Stanbic Bank, the Ghanaian unit of South Africa’s Standard Bank Group (SGBLY), introduced funeral insurance plans last year, offering a lump sum of 1,000 cedis at monthly premiums of as little as 2.50 cedis. (Ghana’s minimum daily wage is 5.24 cedis, or about $2.45.) But the country’s biggest insurer, SIC Insurance, plans to increase the maximum payout of its funeral policy as customers complain of rising expenses, says Alfred Ankrah, SIC’s funeral policy manager. “We have a policy targeting the so-called upper class that pays out 10,000 cedis, but still people say it’s not enough,” Ankrah says. “There is a call from society to prevent expensive funerals, but it’s not working because people want to make sure that the person they lost sleeps in peace.”
Funerals have always been extravagant, with coffin carvers on the streets of the capital Accra charging up to 2,500 cedis for caskets in shapes ranging from a catfish to a soccer shoe, but many locals say they’re now being stretched beyond their means. “Ghanaians spend too much on funerals,” says David Dogbe, a 30-year-old business-development specialist at a telecom company who had to borrow 2,000 cedis from a friend to meet his 5,000-cedi share of a 20,000-cedi funeral for his father-in-law in March. “It’s because of the social pressure. People will come and look at the funeral and say, ‘Oh, he didn’t want to pay for this or that,’ ” says Dogbe, who spent two weeks traveling between Accra and the eastern town of Ho to organize the event.
Death and money are inextricably linked in Ghana because funerals are meant to both celebrate the life of the deceased and show the success of a family, and flamboyant funerals carry more social prestige than any other ceremony, says Marleen de Witte, an anthropologist at the University of Amsterdam who’s studied Ghana’s funeral economy. “Most Ghanaians agree that they are spending too much money on funerals, but as soon as somebody in their own family dies, the social pressure to hold an impressive funeral proves very hard to resist,” she says. To curb costs, tribal chiefs have issued funeral guidelines ranging from prohibiting all-night wakes to restricting the number of drummers. But their pleas haven’t been heeded, De Witte says.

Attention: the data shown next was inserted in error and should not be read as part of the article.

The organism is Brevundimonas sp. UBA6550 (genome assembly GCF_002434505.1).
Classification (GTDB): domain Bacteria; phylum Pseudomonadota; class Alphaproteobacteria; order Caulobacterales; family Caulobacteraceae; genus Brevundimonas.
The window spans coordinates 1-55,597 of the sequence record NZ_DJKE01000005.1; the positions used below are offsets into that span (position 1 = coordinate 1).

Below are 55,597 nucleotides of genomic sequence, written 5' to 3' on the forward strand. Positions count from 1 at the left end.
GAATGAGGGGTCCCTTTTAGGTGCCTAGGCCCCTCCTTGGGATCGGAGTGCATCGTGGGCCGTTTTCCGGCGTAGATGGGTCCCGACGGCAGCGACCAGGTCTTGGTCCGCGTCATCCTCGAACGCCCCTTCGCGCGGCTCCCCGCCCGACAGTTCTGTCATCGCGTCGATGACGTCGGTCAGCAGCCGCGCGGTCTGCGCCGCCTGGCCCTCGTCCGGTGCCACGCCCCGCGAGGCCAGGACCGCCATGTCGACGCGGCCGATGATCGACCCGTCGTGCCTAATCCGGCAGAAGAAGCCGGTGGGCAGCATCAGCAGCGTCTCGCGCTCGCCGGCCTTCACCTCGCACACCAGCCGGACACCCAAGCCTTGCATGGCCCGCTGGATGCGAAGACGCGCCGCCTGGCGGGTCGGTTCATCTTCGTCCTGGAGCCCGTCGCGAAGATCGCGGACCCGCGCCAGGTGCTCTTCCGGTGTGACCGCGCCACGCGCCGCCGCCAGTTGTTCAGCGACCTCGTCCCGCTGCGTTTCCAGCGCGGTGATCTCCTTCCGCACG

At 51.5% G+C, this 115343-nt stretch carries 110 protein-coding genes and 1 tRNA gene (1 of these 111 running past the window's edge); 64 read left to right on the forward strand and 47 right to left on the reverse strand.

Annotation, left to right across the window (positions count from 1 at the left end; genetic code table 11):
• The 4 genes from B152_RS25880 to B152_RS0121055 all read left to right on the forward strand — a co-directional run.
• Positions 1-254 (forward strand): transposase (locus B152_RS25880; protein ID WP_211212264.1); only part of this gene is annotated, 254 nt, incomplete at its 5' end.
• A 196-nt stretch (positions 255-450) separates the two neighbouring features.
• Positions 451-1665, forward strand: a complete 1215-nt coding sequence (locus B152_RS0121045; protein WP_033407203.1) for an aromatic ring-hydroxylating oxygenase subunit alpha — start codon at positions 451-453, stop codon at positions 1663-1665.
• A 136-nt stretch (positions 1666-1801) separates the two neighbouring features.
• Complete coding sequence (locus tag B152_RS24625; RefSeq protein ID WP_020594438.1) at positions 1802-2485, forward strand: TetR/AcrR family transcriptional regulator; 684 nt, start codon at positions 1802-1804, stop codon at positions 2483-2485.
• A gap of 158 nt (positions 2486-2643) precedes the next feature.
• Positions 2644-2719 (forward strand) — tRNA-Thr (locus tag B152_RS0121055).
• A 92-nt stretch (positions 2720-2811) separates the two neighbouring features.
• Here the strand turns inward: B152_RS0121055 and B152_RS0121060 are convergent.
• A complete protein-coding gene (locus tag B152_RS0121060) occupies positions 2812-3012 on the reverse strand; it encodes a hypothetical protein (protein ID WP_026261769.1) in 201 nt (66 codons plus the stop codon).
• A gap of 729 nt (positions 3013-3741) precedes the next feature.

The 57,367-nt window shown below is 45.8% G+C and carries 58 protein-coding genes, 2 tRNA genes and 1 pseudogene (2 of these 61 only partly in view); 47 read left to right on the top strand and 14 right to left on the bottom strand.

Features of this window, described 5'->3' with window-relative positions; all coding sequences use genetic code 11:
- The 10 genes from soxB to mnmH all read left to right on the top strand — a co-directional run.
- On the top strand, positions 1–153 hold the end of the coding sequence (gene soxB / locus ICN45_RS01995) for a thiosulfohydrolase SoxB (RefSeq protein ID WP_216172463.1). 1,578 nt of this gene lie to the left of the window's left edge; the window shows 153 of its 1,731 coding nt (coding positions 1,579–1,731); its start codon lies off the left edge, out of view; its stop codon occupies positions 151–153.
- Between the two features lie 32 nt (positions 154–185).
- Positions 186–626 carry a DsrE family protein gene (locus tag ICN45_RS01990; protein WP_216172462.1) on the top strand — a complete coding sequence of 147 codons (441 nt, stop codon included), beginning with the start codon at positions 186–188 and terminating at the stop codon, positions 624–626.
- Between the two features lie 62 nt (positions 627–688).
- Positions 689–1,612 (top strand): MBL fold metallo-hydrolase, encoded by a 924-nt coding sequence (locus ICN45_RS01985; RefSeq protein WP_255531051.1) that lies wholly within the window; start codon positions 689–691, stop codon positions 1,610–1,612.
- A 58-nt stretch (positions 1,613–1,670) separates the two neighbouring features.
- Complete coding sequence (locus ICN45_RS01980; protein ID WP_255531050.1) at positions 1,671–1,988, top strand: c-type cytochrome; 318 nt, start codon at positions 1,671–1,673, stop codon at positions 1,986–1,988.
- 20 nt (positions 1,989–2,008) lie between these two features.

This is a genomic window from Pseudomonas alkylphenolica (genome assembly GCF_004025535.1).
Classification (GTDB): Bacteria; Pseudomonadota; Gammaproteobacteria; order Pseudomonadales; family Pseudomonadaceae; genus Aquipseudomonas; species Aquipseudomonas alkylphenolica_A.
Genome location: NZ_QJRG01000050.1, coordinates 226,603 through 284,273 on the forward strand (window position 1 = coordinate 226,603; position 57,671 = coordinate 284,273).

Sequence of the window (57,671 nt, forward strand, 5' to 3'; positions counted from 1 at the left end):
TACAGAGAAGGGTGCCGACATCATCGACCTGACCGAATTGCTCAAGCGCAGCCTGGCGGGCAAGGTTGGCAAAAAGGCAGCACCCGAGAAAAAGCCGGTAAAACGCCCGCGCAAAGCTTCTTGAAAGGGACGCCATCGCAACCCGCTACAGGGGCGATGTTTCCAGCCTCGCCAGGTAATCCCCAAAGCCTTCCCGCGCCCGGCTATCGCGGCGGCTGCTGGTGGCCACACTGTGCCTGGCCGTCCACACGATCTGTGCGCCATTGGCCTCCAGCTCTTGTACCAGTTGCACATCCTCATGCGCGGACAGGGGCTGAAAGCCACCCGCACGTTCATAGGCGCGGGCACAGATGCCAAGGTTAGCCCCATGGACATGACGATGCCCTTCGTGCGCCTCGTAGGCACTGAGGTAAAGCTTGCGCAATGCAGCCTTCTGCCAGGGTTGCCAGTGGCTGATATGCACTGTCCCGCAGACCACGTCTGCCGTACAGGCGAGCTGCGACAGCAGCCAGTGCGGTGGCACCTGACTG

Deliberations on the date and location of a ceremony and the subsequent preparations mean that bodies spend an average of two months in a mortuary, says Jacob Konlan, a clerk at the Korle-Bu Hospital mortuary, the country’s biggest morgue, as dressers in scrubs apply makeup and cotton wool to corpses on cement slabs. Outside, groups drum and wail while relatives wait to retrieve the bodies.
With the arrival of refrigerated morgues, even the body’s length of stay has become an indicator of a family’s wealth, he says. The cost of storing a body is 400 cedis a month. “People boast about how much they spend on a funeral,” says Aidoo, the dancing pallbearer. “They say with pride: ‘I spent 10,000 cedis.’ Ghanaians spare no expense because we care more about the dead than the living. Just die and you will see how many loved ones you have.”